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Ikea throws (any that are stretchy), framing wood from hardware store, staple gun, small nails

If you live in an apartment, and you don’t love white walls (or worse, as in our case, blech-tan), you can dramatically change them without painting (and getting in trouble with your landlord).

Step 1. Measure your wall. On graph paper, divide it into 4 quadrants (this assumes you are working in a standard sized bedroom, add quadrants as necessary for larger rooms).

Step 2. Determine the amount of wood you will need. Each quadrant will be framed, using 1/2″ (or so), by 1/4″ wood. So, there will be 16 pieces for a wall with outlets or oddities (more on that later). Basically, you will need 4 times the length of the wall in wood, and 4 times the height.

Step 3. Go shopping. At the hardware store, purchase wood, a staple gun, 1/4″ staples and small, finishing nails. At Ikea, pick out a throw that you like. Make sure it is stretchy in both directions. Purchase 4 (the ones I bought were $7.99 each).

Step 4. Create your frames. Starting with one corner of the wall, make a frame such that the outside edge ends 1/8″ short of the center of the wall, and the top edge 1/8″ short of the middle of the wall. The corners of the frame are not mitered (see photo). Using staple gun, staple at the joints of the frame to hold it together. The frame will be VERY flimsy: Don’t worry about it.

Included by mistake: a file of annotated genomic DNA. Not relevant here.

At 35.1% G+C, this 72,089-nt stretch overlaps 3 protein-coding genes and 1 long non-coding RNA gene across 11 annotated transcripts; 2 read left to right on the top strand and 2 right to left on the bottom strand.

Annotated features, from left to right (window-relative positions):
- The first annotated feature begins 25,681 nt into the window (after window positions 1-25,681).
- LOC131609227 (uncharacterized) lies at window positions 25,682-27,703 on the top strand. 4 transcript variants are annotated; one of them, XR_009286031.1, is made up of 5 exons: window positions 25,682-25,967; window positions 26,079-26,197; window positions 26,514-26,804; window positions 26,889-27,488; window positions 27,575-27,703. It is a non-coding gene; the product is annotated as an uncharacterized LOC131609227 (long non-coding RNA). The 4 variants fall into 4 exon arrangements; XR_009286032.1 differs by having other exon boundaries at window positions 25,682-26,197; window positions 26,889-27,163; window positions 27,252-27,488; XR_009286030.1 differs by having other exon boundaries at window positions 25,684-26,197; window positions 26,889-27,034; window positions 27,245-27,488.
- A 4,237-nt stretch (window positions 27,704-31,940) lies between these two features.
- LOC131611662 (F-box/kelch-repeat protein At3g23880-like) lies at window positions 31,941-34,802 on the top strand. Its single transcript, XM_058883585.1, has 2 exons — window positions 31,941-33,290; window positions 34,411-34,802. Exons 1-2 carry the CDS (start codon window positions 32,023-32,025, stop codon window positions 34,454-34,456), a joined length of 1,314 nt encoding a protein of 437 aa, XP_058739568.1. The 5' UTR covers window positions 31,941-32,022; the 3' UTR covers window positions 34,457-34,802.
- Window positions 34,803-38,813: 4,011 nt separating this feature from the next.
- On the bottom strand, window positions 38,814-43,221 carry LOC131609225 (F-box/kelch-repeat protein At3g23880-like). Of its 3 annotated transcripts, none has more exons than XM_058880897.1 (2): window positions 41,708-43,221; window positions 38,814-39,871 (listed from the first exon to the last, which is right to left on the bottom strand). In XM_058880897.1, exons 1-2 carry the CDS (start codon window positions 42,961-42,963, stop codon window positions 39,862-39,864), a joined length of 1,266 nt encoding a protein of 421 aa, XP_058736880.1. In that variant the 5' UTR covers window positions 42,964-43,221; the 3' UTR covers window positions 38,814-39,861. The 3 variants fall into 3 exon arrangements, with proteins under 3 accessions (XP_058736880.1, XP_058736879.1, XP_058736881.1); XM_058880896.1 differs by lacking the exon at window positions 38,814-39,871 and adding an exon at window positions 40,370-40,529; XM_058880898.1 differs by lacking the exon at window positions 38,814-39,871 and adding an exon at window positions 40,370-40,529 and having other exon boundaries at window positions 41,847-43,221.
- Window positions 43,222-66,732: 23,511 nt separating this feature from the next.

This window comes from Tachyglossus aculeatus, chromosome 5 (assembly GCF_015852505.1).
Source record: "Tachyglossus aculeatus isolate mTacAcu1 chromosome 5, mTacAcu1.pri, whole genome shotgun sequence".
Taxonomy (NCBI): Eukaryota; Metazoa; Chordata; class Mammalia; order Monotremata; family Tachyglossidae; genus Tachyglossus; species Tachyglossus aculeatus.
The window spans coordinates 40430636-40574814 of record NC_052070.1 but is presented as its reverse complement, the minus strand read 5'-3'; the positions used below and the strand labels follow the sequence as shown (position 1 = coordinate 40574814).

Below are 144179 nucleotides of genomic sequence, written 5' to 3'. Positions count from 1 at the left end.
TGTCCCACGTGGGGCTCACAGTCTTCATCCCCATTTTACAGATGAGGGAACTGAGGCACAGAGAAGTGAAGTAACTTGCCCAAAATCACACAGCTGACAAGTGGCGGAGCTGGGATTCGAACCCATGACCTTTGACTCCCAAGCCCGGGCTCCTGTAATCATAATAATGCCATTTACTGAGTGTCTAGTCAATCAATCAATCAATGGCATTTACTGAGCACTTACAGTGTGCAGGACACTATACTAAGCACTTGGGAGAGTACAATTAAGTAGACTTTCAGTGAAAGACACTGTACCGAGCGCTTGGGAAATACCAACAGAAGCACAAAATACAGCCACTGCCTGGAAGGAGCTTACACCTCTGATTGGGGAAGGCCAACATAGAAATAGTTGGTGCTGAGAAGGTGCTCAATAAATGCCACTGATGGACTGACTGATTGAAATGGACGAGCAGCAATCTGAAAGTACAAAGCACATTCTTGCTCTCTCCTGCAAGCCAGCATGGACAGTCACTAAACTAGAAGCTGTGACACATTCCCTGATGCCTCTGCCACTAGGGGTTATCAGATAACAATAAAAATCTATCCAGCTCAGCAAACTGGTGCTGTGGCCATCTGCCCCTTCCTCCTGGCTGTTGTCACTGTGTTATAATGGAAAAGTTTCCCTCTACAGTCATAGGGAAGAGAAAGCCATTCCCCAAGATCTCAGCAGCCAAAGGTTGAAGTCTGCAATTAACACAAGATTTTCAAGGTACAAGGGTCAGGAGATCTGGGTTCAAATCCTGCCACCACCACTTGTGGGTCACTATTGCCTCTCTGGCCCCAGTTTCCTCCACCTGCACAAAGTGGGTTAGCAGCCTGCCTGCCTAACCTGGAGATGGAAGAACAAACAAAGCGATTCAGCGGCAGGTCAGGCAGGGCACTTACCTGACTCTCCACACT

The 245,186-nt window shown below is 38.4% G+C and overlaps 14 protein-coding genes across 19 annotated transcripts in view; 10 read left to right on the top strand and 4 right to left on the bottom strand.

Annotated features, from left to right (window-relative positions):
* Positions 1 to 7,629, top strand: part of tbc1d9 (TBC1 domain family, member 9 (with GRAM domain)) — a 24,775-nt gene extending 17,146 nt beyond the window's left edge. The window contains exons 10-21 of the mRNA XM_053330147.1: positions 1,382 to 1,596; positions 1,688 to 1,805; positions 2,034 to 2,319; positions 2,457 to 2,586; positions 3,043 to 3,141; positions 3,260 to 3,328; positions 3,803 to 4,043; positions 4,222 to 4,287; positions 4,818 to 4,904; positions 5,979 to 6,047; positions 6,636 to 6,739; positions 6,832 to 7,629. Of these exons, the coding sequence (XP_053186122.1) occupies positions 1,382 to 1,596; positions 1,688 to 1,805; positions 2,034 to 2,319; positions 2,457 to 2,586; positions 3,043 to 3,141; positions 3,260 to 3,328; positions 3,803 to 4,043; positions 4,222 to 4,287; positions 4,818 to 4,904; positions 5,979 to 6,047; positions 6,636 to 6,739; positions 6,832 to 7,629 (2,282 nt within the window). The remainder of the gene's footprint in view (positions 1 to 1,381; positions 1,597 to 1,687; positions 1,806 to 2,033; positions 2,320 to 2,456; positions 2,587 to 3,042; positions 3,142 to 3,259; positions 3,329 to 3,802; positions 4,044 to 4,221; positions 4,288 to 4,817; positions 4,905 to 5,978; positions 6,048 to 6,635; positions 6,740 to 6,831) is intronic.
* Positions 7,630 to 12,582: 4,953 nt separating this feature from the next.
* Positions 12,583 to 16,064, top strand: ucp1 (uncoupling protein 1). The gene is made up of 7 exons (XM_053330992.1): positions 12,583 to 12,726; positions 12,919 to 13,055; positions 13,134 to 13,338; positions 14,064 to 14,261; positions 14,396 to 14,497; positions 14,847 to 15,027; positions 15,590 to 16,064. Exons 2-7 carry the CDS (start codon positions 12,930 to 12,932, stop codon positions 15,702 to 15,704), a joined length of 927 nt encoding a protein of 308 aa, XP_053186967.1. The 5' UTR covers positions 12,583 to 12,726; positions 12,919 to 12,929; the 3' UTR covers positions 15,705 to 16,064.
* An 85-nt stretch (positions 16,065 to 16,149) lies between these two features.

Step 5. Cover frame with throw. Lay the throw right side down on the floor. Lay the frame on top of the throw (again, the side that would be facing the room is down on top of the frame). Carefully staple the throw to the frame, starting with the center of top, bottom and each side, then working out from there. Staples should be about 1″ apart. Do not be overzealous in stretching, but also don’t be too careful, or your “wallpaper” will sag. At the corners, carefully fold like you are wrapping a present and get the fabric as flat as you can. You may need to cut excess away.

Step 6. Install the first frame. Place frame in corner for which it was measured and tack it up using the finishing nails. When the nails are nearly all the way in, carefully pull the fabric over the nail head, then drive the nail home. Use about 10 nails per frame. Make sure you tack all 4 corners.

Step 7. Complete remaining panels. Using the installed panel as your guide, measure and cut the wood for the remaining frames. Complete each panel before going on to the next, as you may have to fudge a bit (my building does not seem to be completely plumb). Do the panel with outlets or phone jacks last, as by then you will be an expert (see next step).

Step 8. As shown in the diagram, the panel over the outlet is a bit more elaborate. Make mini frames within the main frame to create a cut-out for the outlet. You don’t want anything floating. All of the wood runs should go all the way to and be secured to the outside frame. When attaching the throw, you will cut away where the outlet goes, leaving about 1″ on all sides, and fold fabric back and secure to the mini frames.

That’s it. Mine looks pretty good, though the point where all 4 panels converge is a tiny bit less than perfect. I hung a picture over this point – problem solved.

~ Carrie Maser, Palo Alto, CA